Ralph Eugene Meatyard’s photographs are unlike any others. Always imaginative, Meatyard’s images are at times dark and surreal, and in other instances, sincere and sweet. Taking images from 1950 - 1972, Meatyard experimented with a wide range of subjects around his homestead in Lexington, Kentucky. Over the course of his photo endeavors, he created a large collection of abstractions with double exposures and also by using a long shutter to capture light on water. Later on in his life, Meatyard created a series called ‘The Family Album of Lucybelle Crater,’ which was inspired by a short story by Flannery O’Connor. This project consisted of his wife and various people wearing grotesque masks, posed in different situations resembling images typically seen in a family’s photo album.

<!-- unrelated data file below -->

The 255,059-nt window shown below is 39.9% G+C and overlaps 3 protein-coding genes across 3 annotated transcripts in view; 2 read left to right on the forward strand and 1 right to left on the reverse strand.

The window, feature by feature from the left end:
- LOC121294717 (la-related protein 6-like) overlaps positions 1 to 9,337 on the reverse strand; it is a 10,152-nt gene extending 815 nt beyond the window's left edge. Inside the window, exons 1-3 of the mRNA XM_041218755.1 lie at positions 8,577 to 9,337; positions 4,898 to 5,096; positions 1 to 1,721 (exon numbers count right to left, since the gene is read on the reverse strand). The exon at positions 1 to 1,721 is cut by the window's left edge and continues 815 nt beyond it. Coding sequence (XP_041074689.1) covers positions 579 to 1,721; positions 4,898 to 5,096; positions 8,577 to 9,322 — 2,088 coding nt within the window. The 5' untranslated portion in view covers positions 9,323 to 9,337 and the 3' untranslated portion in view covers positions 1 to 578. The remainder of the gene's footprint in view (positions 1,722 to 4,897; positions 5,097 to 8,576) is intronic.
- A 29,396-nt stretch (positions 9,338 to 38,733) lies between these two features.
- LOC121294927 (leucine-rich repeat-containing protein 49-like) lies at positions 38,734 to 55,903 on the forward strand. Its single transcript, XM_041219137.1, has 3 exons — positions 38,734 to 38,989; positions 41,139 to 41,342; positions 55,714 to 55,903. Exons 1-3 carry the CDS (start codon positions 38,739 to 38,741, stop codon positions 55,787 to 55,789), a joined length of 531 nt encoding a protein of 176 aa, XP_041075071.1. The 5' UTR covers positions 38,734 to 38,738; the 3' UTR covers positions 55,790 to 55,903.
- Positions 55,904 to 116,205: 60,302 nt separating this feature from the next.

However, his most well-known work consists of images of his immediate family, photographed in areas surrounding their home and seen juxtaposed against untamed landscapes and abandoned structures. Meatyard would regularly pile his wife, two sons, and daughter into the car to embark on excursions around the neighboring farms and terrain surrounding their home. He believed and professed that good images could be made anywhere; it wasn’t necessary to travel long distances to make a good photograph.